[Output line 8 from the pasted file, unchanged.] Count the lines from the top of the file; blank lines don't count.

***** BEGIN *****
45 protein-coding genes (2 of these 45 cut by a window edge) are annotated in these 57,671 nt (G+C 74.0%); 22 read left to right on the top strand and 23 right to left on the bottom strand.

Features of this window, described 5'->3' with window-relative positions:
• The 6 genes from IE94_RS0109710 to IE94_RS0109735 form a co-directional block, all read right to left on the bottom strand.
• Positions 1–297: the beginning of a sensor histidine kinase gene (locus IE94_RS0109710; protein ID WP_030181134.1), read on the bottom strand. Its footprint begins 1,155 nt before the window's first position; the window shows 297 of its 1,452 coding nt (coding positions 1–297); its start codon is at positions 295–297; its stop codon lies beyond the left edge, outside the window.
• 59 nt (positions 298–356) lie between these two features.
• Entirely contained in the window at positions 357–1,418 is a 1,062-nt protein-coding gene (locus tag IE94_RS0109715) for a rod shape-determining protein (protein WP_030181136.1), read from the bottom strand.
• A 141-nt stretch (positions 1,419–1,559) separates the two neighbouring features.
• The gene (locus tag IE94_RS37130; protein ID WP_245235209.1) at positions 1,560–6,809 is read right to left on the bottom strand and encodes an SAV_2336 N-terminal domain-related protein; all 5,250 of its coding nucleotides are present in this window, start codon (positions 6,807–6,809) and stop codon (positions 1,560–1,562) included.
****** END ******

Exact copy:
• The gene (locus tag IE94_RS37130; protein ID WP_245235209.1) at positions 1,560–6,809 is read right to left on the bottom strand and encodes an SAV_2336 N-terminal domain-related protein; all 5,250 of its coding nucleotides are present in this window, start codon (positions 6,807–6,809) and stop codon (positions 1,560–1,562) included.